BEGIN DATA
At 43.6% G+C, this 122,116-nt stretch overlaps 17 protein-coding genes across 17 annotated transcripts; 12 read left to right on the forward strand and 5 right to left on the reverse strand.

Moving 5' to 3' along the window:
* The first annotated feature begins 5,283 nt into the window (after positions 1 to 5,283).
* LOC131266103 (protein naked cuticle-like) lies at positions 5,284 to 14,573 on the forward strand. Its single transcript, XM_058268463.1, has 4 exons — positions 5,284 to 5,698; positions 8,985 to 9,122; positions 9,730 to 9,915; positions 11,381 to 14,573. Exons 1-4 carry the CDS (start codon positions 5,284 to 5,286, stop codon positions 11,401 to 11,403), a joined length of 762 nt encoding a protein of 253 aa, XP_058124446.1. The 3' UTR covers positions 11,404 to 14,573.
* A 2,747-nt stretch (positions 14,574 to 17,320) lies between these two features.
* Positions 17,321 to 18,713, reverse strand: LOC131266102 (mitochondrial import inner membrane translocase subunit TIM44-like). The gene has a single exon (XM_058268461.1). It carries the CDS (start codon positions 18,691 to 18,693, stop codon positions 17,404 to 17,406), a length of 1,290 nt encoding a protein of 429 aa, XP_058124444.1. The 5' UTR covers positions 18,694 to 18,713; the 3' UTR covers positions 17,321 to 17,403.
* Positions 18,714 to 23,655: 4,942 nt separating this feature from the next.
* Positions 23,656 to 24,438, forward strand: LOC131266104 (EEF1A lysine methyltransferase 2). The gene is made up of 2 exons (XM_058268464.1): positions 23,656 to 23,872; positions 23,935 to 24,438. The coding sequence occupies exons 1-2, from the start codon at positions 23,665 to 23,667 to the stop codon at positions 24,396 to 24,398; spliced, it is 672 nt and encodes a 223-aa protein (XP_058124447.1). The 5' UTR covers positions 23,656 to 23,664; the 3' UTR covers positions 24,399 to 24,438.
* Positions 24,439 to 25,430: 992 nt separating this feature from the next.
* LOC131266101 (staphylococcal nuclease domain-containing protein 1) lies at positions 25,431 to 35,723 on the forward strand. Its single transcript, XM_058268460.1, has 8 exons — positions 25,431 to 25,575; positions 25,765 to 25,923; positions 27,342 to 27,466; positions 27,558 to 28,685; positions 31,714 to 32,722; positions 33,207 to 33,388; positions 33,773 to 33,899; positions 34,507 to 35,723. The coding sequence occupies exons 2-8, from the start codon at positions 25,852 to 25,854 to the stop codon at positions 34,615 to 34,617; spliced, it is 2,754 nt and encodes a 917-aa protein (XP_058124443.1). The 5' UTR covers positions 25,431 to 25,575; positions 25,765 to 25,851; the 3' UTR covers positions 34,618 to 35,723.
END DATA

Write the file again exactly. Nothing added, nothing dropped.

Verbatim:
At 43.6% G+C, this 122,116-nt stretch overlaps 17 protein-coding genes across 17 annotated transcripts; 12 read left to right on the forward strand and 5 right to left on the reverse strand.

Moving 5' to 3' along the window:
* The first annotated feature begins 5,283 nt into the window (after positions 1 to 5,283).
* LOC131266103 (protein naked cuticle-like) lies at positions 5,284 to 14,573 on the forward strand. Its single transcript, XM_058268463.1, has 4 exons — positions 5,284 to 5,698; positions 8,985 to 9,122; positions 9,730 to 9,915; positions 11,381 to 14,573. Exons 1-4 carry the CDS (start codon positions 5,284 to 5,286, stop codon positions 11,401 to 11,403), a joined length of 762 nt encoding a protein of 253 aa, XP_058124446.1. The 3' UTR covers positions 11,404 to 14,573.
* A 2,747-nt stretch (positions 14,574 to 17,320) lies between these two features.
* Positions 17,321 to 18,713, reverse strand: LOC131266102 (mitochondrial import inner membrane translocase subunit TIM44-like). The gene has a single exon (XM_058268461.1). It carries the CDS (start codon positions 18,691 to 18,693, stop codon positions 17,404 to 17,406), a length of 1,290 nt encoding a protein of 429 aa, XP_058124444.1. The 5' UTR covers positions 18,694 to 18,713; the 3' UTR covers positions 17,321 to 17,403.
* Positions 18,714 to 23,655: 4,942 nt separating this feature from the next.
* Positions 23,656 to 24,438, forward strand: LOC131266104 (EEF1A lysine methyltransferase 2). The gene is made up of 2 exons (XM_058268464.1): positions 23,656 to 23,872; positions 23,935 to 24,438. The coding sequence occupies exons 1-2, from the start codon at positions 23,665 to 23,667 to the stop codon at positions 24,396 to 24,398; spliced, it is 672 nt and encodes a 223-aa protein (XP_058124447.1). The 5' UTR covers positions 23,656 to 23,664; the 3' UTR covers positions 24,399 to 24,438.
* Positions 24,439 to 25,430: 992 nt separating this feature from the next.
* LOC131266101 (staphylococcal nuclease domain-containing protein 1) lies at positions 25,431 to 35,723 on the forward strand. Its single transcript, XM_058268460.1, has 8 exons — positions 25,431 to 25,575; positions 25,765 to 25,923; positions 27,342 to 27,466; positions 27,558 to 28,685; positions 31,714 to 32,722; positions 33,207 to 33,388; positions 33,773 to 33,899; positions 34,507 to 35,723. The coding sequence occupies exons 2-8, from the start codon at positions 25,852 to 25,854 to the stop codon at positions 34,615 to 34,617; spliced, it is 2,754 nt and encodes a 917-aa protein (XP_058124443.1). The 5' UTR covers positions 25,431 to 25,575; positions 25,765 to 25,851; the 3' UTR covers positions 34,618 to 35,723.